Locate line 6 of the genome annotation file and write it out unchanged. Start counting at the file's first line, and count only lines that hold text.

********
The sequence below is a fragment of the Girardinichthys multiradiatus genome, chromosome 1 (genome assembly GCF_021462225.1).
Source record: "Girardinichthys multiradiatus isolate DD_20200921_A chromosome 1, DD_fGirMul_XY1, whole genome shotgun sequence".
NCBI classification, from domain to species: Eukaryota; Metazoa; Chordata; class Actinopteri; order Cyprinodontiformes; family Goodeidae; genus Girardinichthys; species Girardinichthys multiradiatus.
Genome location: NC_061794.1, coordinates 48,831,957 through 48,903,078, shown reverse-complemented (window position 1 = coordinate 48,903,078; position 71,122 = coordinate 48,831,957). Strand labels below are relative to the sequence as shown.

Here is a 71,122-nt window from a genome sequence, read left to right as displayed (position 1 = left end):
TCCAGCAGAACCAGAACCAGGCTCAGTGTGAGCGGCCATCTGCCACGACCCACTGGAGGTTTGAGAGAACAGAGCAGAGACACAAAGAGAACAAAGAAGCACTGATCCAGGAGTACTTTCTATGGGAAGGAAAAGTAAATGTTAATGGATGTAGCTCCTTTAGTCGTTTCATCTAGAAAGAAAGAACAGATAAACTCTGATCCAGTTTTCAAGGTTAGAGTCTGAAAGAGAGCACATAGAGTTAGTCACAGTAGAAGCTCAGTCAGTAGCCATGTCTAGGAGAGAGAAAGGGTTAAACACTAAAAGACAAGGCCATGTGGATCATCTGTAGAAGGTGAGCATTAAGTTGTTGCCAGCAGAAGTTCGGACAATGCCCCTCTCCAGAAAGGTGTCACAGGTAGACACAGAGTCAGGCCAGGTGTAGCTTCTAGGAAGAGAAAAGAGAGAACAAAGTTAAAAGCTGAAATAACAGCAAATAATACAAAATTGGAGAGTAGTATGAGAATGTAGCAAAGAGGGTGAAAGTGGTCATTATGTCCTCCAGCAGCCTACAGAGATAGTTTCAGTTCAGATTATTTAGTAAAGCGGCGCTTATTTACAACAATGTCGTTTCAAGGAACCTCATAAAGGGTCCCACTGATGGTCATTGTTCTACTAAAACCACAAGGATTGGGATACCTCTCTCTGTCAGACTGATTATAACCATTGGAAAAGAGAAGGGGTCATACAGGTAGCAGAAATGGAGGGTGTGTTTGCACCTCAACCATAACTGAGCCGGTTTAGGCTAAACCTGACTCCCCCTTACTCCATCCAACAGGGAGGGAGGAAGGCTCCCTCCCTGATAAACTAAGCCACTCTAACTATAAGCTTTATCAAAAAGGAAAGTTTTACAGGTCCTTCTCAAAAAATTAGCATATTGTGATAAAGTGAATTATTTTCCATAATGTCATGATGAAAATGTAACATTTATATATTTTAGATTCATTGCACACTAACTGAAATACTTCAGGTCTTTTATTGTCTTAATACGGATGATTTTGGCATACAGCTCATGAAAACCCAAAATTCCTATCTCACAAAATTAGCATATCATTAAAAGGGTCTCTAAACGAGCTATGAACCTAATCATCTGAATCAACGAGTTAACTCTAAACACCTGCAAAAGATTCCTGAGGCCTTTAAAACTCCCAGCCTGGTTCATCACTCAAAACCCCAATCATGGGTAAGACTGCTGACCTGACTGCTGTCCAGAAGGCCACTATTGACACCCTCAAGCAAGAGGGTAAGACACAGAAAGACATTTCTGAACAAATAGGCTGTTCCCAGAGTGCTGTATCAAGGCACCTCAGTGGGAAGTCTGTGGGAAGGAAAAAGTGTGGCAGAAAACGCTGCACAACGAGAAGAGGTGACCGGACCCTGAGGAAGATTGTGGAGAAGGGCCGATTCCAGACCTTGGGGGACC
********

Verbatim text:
TCCAGCAGAACCAGAACCAGGCTCAGTGTGAGCGGCCATCTGCCACGACCCACTGGAGGTTTGAGAGAACAGAGCAGAGACACAAAGAGAACAAAGAAGCACTGATCCAGGAGTACTTTCTATGGGAAGGAAAAGTAAATGTTAATGGATGTAGCTCCTTTAGTCGTTTCATCTAGAAAGAAAGAACAGATAAACTCTGATCCAGTTTTCAAGGTTAGAGTCTGAAAGAGAGCACATAGAGTTAGTCACAGTAGAAGCTCAGTCAGTAGCCATGTCTAGGAGAGAGAAAGGGTTAAACACTAAAAGACAAGGCCATGTGGATCATCTGTAGAAGGTGAGCATTAAGTTGTTGCCAGCAGAAGTTCGGACAATGCCCCTCTCCAGAAAGGTGTCACAGGTAGACACAGAGTCAGGCCAGGTGTAGCTTCTAGGAAGAGAAAAGAGAGAACAAAGTTAAAAGCTGAAATAACAGCAAATAATACAAAATTGGAGAGTAGTATGAGAATGTAGCAAAGAGGGTGAAAGTGGTCATTATGTCCTCCAGCAGCCTACAGAGATAGTTTCAGTTCAGATTATTTAGTAAAGCGGCGCTTATTTACAACAATGTCGTTTCAAGGAACCTCATAAAGGGTCCCACTGATGGTCATTGTTCTACTAAAACCACAAGGATTGGGATACCTCTCTCTGTCAGACTGATTATAACCATTGGAAAAGAGAAGGGGTCATACAGGTAGCAGAAATGGAGGGTGTGTTTGCACCTCAACCATAACTGAGCCGGTTTAGGCTAAACCTGACTCCCCCTTACTCCATCCAACAGGGAGGGAGGAAGGCTCCCTCCCTGATAAACTAAGCCACTCTAACTATAAGCTTTATCAAAAAGGAAAGTTTTACAGGTCCTTCTCAAAAAATTAGCATATTGTGATAAAGTGAATTATTTTCCATAATGTCATGATGAAAATGTAACATTTATATATTTTAGATTCATTGCACACTAACTGAAATACTTCAGGTCTTTTATTGTCTTAATACGGATGATTTTGGCATACAGCTCATGAAAACCCAAAATTCCTATCTCACAAAATTAGCATATCATTAAAAGGGTCTCTAAACGAGCTATGAACCTAATCATCTGAATCAACGAGTTAACTCTAAACACCTGCAAAAGATTCCTGAGGCCTTTAAAACTCCCAGCCTGGTTCATCACTCAAAACCCCAATCATGGGTAAGACTGCTGACCTGACTGCTGTCCAGAAGGCCACTATTGACACCCTCAAGCAAGAGGGTAAGACACAGAAAGACATTTCTGAACAAATAGGCTGTTCCCAGAGTGCTGTATCAAGGCACCTCAGTGGGAAGTCTGTGGGAAGGAAAAAGTGTGGCAGAAAACGCTGCACAACGAGAAGAGGTGACCGGACCCTGAGGAAGATTGTGGAGAAGGGCCGATTCCAGACCTTGGGGGACC